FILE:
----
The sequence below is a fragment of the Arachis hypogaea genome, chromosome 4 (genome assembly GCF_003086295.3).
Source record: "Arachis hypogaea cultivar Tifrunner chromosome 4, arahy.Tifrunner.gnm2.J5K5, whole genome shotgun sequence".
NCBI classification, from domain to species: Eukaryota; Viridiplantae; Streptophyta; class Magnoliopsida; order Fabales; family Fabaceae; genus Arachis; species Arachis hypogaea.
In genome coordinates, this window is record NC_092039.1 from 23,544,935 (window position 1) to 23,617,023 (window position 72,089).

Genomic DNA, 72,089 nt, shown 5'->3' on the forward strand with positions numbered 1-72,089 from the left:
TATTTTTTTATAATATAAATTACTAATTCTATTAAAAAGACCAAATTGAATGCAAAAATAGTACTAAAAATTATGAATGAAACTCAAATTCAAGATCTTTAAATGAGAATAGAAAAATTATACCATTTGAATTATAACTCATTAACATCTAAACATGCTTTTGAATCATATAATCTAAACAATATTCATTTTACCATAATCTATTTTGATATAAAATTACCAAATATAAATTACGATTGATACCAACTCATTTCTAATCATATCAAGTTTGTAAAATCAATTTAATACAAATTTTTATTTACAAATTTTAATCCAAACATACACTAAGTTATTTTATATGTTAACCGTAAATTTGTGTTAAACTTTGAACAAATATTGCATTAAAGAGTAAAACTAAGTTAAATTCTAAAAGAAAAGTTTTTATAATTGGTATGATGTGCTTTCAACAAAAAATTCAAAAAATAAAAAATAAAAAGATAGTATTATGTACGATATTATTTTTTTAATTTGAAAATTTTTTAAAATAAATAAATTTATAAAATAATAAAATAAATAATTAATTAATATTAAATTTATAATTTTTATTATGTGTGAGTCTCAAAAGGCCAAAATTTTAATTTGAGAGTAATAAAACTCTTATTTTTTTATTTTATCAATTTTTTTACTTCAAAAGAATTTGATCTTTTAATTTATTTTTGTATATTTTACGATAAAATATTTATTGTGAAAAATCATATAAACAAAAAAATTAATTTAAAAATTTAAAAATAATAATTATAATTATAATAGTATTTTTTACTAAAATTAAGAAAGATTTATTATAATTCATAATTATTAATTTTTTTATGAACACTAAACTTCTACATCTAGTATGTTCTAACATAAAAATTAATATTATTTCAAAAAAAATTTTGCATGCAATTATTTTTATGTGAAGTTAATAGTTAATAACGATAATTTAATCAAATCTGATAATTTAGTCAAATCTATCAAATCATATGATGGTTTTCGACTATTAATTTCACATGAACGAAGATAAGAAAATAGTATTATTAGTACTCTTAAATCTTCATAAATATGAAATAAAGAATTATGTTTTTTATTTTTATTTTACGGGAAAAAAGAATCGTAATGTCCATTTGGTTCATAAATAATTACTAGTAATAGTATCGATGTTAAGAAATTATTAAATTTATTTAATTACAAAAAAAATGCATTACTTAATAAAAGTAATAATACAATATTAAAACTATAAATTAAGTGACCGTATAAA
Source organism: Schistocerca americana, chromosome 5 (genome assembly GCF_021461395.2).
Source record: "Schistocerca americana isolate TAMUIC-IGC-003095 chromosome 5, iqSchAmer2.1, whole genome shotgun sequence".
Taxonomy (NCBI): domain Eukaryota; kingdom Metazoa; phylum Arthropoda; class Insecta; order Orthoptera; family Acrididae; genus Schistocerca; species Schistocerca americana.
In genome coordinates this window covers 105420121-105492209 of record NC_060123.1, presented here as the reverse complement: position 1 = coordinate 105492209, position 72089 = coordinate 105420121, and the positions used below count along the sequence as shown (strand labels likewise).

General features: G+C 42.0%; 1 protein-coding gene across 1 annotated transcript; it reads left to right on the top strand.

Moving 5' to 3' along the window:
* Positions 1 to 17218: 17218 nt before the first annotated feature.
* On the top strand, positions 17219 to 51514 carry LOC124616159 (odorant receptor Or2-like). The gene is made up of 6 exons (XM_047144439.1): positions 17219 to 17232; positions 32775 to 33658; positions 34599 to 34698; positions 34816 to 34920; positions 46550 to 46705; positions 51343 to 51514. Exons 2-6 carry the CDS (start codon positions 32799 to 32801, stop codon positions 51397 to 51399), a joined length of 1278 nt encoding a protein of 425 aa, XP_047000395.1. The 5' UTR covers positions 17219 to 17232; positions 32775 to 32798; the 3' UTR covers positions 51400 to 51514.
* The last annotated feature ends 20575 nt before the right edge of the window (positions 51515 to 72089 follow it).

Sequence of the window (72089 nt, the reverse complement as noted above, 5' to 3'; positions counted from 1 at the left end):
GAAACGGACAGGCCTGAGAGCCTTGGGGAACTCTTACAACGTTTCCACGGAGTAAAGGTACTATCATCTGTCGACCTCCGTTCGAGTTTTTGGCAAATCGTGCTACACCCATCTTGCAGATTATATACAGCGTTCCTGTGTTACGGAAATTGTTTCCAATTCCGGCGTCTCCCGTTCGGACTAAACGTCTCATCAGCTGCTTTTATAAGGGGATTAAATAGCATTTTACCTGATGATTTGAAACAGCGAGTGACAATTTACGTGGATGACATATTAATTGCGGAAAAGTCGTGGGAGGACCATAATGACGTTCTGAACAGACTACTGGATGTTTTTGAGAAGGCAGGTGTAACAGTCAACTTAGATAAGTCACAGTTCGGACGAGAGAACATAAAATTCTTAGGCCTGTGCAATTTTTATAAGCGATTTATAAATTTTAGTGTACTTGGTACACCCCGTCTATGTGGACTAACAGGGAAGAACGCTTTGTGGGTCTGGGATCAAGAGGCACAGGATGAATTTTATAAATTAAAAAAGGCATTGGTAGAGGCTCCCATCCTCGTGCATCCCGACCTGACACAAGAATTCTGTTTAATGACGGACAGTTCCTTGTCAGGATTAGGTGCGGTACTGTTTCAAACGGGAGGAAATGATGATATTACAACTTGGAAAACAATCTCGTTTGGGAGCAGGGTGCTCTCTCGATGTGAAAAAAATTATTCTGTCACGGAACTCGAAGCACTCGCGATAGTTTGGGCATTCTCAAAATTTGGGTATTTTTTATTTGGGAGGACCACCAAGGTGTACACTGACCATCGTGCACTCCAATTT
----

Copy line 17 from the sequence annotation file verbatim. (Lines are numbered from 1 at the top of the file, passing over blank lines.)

GAAACGGACAGGCCTGAGAGCCTTGGGGAACTCTTACAACGTTTCCACGGAGTAAAGGTACTATCATCTGTCGACCTCCGTTCGAGTTTTTGGCAAATCGTGCTACACCCATCTTGCAGATTATATACAGCGTTCCTGTGTTACGGAAATTGTTTCCAATTCCGGCGTCTCCCGTTCGGACTAAACGTCTCATCAGCTGCTTTTATAAGGGGATTAAATAGCATTTTACCTGATGATTTGAAACAGCGAGTGACAATTTACGTGGATGACATATTAATTGCGGAAAAGTCGTGGGAGGACCATAATGACGTTCTGAACAGACTACTGGATGTTTTTGAGAAGGCAGGTGTAACAGTCAACTTAGATAAGTCACAGTTCGGACGAGAGAACATAAAATTCTTAGGCCTGTGCAATTTTTATAAGCGATTTATAAATTTTAGTGTACTTGGTACACCCCGTCTATGTGGACTAACAGGGAAGAACGCTTTGTGGGTCTGGGATCAAGAGGCACAGGATGAATTTTATAAATTAAAAAAGGCATTGGTAGAGGCTCCCATCCTCGTGCATCCCGACCTGACACAAGAATTCTGTTTAATGACGGACAGTTCCTTGTCAGGATTAGGTGCGGTACTGTTTCAAACGGGAGGAAATGATGATATTACAACTTGGAAAACAATCTCGTTTGGGAGCAGGGTGCTCTCTCGATGTGAAAAAAATTATTCTGTCACGGAACTCGAAGCACTCGCGATAGTTTGGGCATTCTCAAAATTTGGGTATTTTTTATTTGGGAGGACCACCAAGGTGTACACTGACCATCGTGCACTCCAATTT